We’ve all been there at least once: no one is looking and you forgot a poop bag so you just walk away from your dog poop and hope no one sees you.
Most people probably would’t feel guilty doing it once in a while. I mean, how is one dog poop pile going to hurt anything?
Then, there is me. I worked in the field of water quality protection for 10 years.
Someone like me loses sleep for several nights over leaving dog poop on the ground (kidding. kind of).
But why? What’s the big deal?
Well, you may not know it, but dog poop is ruining our waterways.
UPDATED: Originally published November 19, 2023
Do People Really Leave Their Dog Poop on the Ground?
In my former career as a surface water quality specialist, I did a lot of research on people’s attitudes about pet waste.
Did you now that a 1999 study by the Center for Watershed Protection found that 41% of bay-area dog-owners rarely or never pick up after their pets?
Yes, we would hope that number would have improved since then.
While more people probably pick up their dog’s poop today due to the prevalence of educational campaigns, the percent of dog-owning households has in creased since 1999.
That means that the number of owners not picking up after their dog might be the same or similar.
I found that a big factor in people’s unwillingness to pick up their dog’s poop the perception that poop is natural – that it doesn’t hurt anything by leaving in on the ground and “letting it go back to nature.”
The truth is there are a lot of issues with leaving pet waste on the ground.
Is Dog Poop Natural?
Many people believe that dog poop is natural.
While pooping is natural, the effects dog poop can have on people and the environment is not.
First, dog poop contains a lot of bacteria. Bacteria that can make people sick.
One gram of dog waste can contain 23 million fecal coliform bacteria, which can cause illnesses in humans.
Dog poop left on the ground can be stepped on and bacteria from it can contaminate people’s vehicles and homes.
Bacteria from dog poop can also contaminate the soil.
Children crawl on floors, and eat dirt, so this bacteria can make them sick.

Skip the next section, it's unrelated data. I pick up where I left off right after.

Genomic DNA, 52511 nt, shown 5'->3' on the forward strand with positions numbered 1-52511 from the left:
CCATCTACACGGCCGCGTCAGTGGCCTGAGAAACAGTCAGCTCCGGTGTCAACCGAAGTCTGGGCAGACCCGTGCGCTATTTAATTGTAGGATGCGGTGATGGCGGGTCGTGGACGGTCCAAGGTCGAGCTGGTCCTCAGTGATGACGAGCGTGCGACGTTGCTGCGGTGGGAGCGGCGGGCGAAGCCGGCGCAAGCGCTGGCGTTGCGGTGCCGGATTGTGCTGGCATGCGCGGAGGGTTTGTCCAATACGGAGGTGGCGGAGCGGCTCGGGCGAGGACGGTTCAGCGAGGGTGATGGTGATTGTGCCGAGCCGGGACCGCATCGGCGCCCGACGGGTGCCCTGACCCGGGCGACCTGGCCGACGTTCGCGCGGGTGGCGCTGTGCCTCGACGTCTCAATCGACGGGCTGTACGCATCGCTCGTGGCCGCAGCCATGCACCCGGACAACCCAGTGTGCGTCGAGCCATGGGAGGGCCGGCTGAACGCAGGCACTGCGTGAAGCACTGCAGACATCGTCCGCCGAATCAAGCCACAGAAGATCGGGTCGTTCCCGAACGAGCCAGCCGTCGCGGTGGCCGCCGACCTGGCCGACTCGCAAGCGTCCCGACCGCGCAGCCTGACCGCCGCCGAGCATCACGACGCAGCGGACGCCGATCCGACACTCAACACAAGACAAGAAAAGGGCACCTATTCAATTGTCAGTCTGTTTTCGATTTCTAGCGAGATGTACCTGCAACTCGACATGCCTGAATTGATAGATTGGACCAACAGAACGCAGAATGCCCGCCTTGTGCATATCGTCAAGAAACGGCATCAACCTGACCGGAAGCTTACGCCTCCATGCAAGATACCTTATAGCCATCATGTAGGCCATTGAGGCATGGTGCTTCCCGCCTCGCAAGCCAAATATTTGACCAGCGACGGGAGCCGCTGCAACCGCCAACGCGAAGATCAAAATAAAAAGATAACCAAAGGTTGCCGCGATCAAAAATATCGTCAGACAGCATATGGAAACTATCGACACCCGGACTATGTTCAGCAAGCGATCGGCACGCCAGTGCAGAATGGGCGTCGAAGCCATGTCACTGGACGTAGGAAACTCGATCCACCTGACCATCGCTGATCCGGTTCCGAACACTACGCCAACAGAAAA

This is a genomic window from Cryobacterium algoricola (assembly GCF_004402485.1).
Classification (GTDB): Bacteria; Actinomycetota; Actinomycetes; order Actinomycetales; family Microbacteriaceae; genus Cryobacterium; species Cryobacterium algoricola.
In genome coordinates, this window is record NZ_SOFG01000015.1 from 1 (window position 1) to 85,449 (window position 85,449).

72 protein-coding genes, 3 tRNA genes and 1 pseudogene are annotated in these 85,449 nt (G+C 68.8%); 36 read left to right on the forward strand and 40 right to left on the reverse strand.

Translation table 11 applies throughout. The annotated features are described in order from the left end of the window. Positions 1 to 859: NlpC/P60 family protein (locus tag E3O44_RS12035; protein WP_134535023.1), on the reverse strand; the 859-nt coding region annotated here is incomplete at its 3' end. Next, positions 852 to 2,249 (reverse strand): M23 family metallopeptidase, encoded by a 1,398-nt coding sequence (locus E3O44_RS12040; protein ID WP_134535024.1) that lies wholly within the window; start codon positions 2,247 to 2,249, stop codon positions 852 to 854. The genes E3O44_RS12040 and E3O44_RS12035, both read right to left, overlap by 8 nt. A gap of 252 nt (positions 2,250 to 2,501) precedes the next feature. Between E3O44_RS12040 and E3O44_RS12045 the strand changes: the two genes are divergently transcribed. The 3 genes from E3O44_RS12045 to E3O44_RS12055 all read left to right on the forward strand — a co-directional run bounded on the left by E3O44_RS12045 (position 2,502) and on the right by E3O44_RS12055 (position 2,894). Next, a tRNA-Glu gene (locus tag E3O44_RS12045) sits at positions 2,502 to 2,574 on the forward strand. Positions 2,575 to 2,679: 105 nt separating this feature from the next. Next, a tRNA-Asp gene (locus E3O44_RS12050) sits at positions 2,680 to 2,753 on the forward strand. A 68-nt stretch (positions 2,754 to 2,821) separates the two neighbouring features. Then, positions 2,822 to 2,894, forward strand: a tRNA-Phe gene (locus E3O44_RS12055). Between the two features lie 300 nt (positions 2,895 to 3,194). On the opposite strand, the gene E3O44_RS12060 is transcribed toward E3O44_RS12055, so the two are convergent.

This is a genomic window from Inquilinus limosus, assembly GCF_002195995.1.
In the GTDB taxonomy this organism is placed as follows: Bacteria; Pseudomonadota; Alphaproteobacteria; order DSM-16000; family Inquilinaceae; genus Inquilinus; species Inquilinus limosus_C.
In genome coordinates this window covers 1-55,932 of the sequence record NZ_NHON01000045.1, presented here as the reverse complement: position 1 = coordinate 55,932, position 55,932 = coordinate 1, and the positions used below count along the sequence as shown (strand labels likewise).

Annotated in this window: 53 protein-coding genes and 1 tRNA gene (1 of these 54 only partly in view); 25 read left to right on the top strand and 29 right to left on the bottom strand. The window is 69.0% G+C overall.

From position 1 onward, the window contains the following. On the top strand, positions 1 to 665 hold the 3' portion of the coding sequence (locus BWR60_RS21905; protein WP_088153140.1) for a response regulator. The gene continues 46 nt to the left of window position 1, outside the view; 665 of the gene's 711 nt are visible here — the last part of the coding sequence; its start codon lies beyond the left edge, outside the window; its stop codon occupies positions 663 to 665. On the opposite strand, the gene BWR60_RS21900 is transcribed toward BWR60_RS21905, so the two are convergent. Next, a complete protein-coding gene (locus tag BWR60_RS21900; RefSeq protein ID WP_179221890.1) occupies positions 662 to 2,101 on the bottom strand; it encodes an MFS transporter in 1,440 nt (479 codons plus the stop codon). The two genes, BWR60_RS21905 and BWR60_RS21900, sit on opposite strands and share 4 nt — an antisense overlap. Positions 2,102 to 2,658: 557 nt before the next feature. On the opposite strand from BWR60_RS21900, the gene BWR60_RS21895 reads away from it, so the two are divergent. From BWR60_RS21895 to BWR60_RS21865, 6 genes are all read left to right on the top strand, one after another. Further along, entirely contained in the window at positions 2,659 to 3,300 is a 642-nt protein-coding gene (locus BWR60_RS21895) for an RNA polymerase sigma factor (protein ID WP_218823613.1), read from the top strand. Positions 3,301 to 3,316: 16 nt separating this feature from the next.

Second, people and dogs are concentrated to certain urban areas, surburban areas, and trails.
The volume of dog poop left in these areas from the hundreds of dogs that pass by is not natural.
While the environment might be able to degrade one pile of dog poop on occasion, it’s not able to handle the unnatural amount of dog poop left on the ground in most places.
How Long Does Dog Poop Take to Decompose?
How fast dog poop decomposes and breaks down depends on several different factors, including your dog’s diet, climate, exposure to sunlight, and the surface it’s resting on.
Dog poop left on dirt in the woods will break down faster than dog poop left on a lawn.
This is because there is less good bacteria in urban, chemically-treated lawns to help break it down.
Dog poop left on any kind of soil will decompose faster than if it’s left on concrete.
Dog poop exposed to cold temperatures will decompose slower than the piles exposed to warm temperatures.
Dog poop that remains most will decompose faster than poop that dries out (because when it dries out, the bacteria that can break it down also dies).
If a dog eats a high protien diet, it’s more work for bacteria to break it down.
For these reasons, dog poop can decompose in as little as 9 weeks or take 12+ months.
Does Dog Poop Disappear When it Rains?
While it may look like a pile of dog poop dissolves after a few rains, it doesn’t actually go away.
In reality, it breaks down into a million microscopic piles and washes away only to end up somewhere else.
Those microscopic poop piles take a float trip when it rains and can end up in the nearest waterway.
In urban areas, dog poop particles wash into storm drains and flow, unfiltered, straight into lakes and streams.
This bacteria can multiply.
It can also feed, and cause excessive overgrowh, of aqualtic plants that can rob life-sustaining oxygen from the water.
I’ve had to close down public swimming beaches because there is too much dangerous fecal coliform, or toxins released by decaying blue-green algae, in the water.
Pet waste is one of the most common contributors to making water unsafe to drink or swim in.
Check out this infographic from Earth Rated Poop Bags for a more a visual explanation.
What About Dog Poop in My Yard?
Now you might say, “But I don’t live or walk in an urban environment?
I know for sure that when I leave poop in my back yard, it doesn’t wash into streams or other waterways. This information doesn’t apply to my situation.”
Here is the potential problem with leaving dog poop in your yard.
In your back yard, it may look like the poo dissolved but the bacteria is still in the soil.
Now imagine your kid, or your neighbor’s kid, is playing in your yard. Their toys get dirt on them, then their hands get dirty, and then they stick their fingers in their mouth like kids do.
Now they have just eaten bacteria from dog poop. Yuck!
Eating contaminated dirt can make kids sick.
I will admit that it’s rare but it happens. Taking that risk is up to you.
The bottom line is scoop the poop using a bag or shovel and put it in the trash.
Sending masses of poop to the landfill is not the perfect solution but it’s the best there is right now to keep the earth clean and keep everyone safe and happy.
About the Author
Hi, I’m Jessica. I’ve been studying the Dachshund breed since 2007, owned 3 of my own, and shared in the lives of thousands of others through their owner’s stories. When I’m not sharing what I know on this blog, you can find me hiking, camping, and traveling with my adventurous wiener dogs.